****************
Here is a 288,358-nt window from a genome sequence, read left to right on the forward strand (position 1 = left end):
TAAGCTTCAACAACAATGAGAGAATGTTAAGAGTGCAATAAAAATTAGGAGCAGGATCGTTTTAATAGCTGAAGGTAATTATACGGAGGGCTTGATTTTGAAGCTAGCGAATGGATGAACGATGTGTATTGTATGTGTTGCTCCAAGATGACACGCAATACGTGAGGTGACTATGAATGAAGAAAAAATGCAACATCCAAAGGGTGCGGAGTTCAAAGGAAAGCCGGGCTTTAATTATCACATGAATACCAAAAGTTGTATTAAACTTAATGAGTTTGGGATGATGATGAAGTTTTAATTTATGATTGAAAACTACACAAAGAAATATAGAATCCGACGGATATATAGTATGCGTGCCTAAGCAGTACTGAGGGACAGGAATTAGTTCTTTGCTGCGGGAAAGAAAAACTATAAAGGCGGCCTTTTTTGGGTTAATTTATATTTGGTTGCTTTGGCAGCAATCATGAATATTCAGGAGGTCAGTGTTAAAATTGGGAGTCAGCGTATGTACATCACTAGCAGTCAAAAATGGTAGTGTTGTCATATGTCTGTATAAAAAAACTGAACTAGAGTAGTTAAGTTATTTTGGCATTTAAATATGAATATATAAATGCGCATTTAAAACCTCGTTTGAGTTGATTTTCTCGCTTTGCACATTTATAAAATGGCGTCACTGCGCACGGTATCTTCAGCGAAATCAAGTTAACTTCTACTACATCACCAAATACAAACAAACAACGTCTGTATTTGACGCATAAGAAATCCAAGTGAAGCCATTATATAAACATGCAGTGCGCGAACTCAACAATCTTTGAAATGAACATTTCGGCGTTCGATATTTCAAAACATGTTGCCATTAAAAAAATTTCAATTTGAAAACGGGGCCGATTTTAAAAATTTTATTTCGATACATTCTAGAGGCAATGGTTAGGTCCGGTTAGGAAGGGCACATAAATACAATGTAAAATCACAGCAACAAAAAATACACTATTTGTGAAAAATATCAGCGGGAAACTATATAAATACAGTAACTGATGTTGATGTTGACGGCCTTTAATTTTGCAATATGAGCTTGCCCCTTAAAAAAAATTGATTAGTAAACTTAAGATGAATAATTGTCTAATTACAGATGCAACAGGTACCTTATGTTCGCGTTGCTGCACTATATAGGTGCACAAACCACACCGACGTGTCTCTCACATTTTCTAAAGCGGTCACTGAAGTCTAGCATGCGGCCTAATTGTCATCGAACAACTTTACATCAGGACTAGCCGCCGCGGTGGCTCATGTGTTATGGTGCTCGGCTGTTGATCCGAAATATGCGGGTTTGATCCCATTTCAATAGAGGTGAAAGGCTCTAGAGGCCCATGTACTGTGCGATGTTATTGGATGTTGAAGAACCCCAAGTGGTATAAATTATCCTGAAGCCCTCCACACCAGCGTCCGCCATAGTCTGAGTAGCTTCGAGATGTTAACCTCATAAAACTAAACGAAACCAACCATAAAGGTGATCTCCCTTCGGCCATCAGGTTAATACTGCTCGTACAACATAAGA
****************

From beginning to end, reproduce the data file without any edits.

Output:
Here is a 288,358-nt window from a genome sequence, read left to right on the forward strand (position 1 = left end):
TAAGCTTCAACAACAATGAGAGAATGTTAAGAGTGCAATAAAAATTAGGAGCAGGATCGTTTTAATAGCTGAAGGTAATTATACGGAGGGCTTGATTTTGAAGCTAGCGAATGGATGAACGATGTGTATTGTATGTGTTGCTCCAAGATGACACGCAATACGTGAGGTGACTATGAATGAAGAAAAAATGCAACATCCAAAGGGTGCGGAGTTCAAAGGAAAGCCGGGCTTTAATTATCACATGAATACCAAAAGTTGTATTAAACTTAATGAGTTTGGGATGATGATGAAGTTTTAATTTATGATTGAAAACTACACAAAGAAATATAGAATCCGACGGATATATAGTATGCGTGCCTAAGCAGTACTGAGGGACAGGAATTAGTTCTTTGCTGCGGGAAAGAAAAACTATAAAGGCGGCCTTTTTTGGGTTAATTTATATTTGGTTGCTTTGGCAGCAATCATGAATATTCAGGAGGTCAGTGTTAAAATTGGGAGTCAGCGTATGTACATCACTAGCAGTCAAAAATGGTAGTGTTGTCATATGTCTGTATAAAAAAACTGAACTAGAGTAGTTAAGTTATTTTGGCATTTAAATATGAATATATAAATGCGCATTTAAAACCTCGTTTGAGTTGATTTTCTCGCTTTGCACATTTATAAAATGGCGTCACTGCGCACGGTATCTTCAGCGAAATCAAGTTAACTTCTACTACATCACCAAATACAAACAAACAACGTCTGTATTTGACGCATAAGAAATCCAAGTGAAGCCATTATATAAACATGCAGTGCGCGAACTCAACAATCTTTGAAATGAACATTTCGGCGTTCGATATTTCAAAACATGTTGCCATTAAAAAAATTTCAATTTGAAAACGGGGCCGATTTTAAAAATTTTATTTCGATACATTCTAGAGGCAATGGTTAGGTCCGGTTAGGAAGGGCACATAAATACAATGTAAAATCACAGCAACAAAAAATACACTATTTGTGAAAAATATCAGCGGGAAACTATATAAATACAGTAACTGATGTTGATGTTGACGGCCTTTAATTTTGCAATATGAGCTTGCCCCTTAAAAAAAATTGATTAGTAAACTTAAGATGAATAATTGTCTAATTACAGATGCAACAGGTACCTTATGTTCGCGTTGCTGCACTATATAGGTGCACAAACCACACCGACGTGTCTCTCACATTTTCTAAAGCGGTCACTGAAGTCTAGCATGCGGCCTAATTGTCATCGAACAACTTTACATCAGGACTAGCCGCCGCGGTGGCTCATGTGTTATGGTGCTCGGCTGTTGATCCGAAATATGCGGGTTTGATCCCATTTCAATAGAGGTGAAAGGCTCTAGAGGCCCATGTACTGTGCGATGTTATTGGATGTTGAAGAACCCCAAGTGGTATAAATTATCCTGAAGCCCTCCACACCAGCGTCCGCCATAGTCTGAGTAGCTTCGAGATGTTAACCTCATAAAACTAAACGAAACCAACCATAAAGGTGATCTCCCTTCGGCCATCAGGTTAATACTGCTCGTACAACATAAGA